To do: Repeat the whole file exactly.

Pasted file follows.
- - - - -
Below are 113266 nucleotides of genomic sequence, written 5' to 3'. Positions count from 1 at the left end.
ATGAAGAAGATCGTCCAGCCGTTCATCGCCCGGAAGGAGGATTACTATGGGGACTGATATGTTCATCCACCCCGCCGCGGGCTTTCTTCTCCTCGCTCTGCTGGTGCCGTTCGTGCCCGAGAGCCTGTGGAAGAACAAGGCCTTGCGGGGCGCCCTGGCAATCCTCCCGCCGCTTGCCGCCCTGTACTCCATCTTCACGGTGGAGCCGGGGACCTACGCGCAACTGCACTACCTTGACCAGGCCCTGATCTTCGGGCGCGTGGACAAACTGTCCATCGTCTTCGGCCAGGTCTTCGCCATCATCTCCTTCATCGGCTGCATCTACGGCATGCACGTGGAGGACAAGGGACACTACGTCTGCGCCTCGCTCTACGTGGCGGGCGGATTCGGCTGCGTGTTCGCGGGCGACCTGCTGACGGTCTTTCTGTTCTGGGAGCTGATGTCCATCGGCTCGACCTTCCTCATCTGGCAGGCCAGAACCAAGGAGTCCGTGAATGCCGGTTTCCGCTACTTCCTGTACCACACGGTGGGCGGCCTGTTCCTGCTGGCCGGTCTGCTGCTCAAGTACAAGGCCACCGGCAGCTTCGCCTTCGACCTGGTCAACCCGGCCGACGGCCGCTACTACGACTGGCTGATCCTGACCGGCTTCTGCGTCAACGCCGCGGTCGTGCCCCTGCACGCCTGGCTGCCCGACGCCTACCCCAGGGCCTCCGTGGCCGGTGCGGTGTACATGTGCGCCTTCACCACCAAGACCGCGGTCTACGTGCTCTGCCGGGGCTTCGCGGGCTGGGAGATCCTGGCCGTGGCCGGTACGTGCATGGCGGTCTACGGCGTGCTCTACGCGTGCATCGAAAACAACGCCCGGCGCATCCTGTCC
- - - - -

Below are 113266 nucleotides of genomic sequence, written 5' to 3'. Positions count from 1 at the left end.
ATGAAGAAGATCGTCCAGCCGTTCATCGCCCGGAAGGAGGATTACTATGGGGACTGATATGTTCATCCACCCCGCCGCGGGCTTTCTTCTCCTCGCTCTGCTGGTGCCGTTCGTGCCCGAGAGCCTGTGGAAGAACAAGGCCTTGCGGGGCGCCCTGGCAATCCTCCCGCCGCTTGCCGCCCTGTACTCCATCTTCACGGTGGAGCCGGGGACCTACGCGCAACTGCACTACCTTGACCAGGCCCTGATCTTCGGGCGCGTGGACAAACTGTCCATCGTCTTCGGCCAGGTCTTCGCCATCATCTCCTTCATCGGCTGCATCTACGGCATGCACGTGGAGGACAAGGGACACTACGTCTGCGCCTCGCTCTACGTGGCGGGCGGATTCGGCTGCGTGTTCGCGGGCGACCTGCTGACGGTCTTTCTGTTCTGGGAGCTGATGTCCATCGGCTCGACCTTCCTCATCTGGCAGGCCAGAACCAAGGAGTCCGTGAATGCCGGTTTCCGCTACTTCCTGTACCACACGGTGGGCGGCCTGTTCCTGCTGGCCGGTCTGCTGCTCAAGTACAAGGCCACCGGCAGCTTCGCCTTCGACCTGGTCAACCCGGCCGACGGCCGCTACTACGACTGGCTGATCCTGACCGGCTTCTGCGTCAACGCCGCGGTCGTGCCCCTGCACGCCTGGCTGCCCGACGCCTACCCCAGGGCCTCCGTGGCCGGTGCGGTGTACATGTGCGCCTTCACCACCAAGACCGCGGTCTACGTGCTCTGCCGGGGCTTCGCGGGCTGGGAGATCCTGGCCGTGGCCGGTACGTGCATGGCGGTCTACGGCGTGCTCTACGCGTGCATCGAAAACAACGCCCGGCGCATCCTGTCC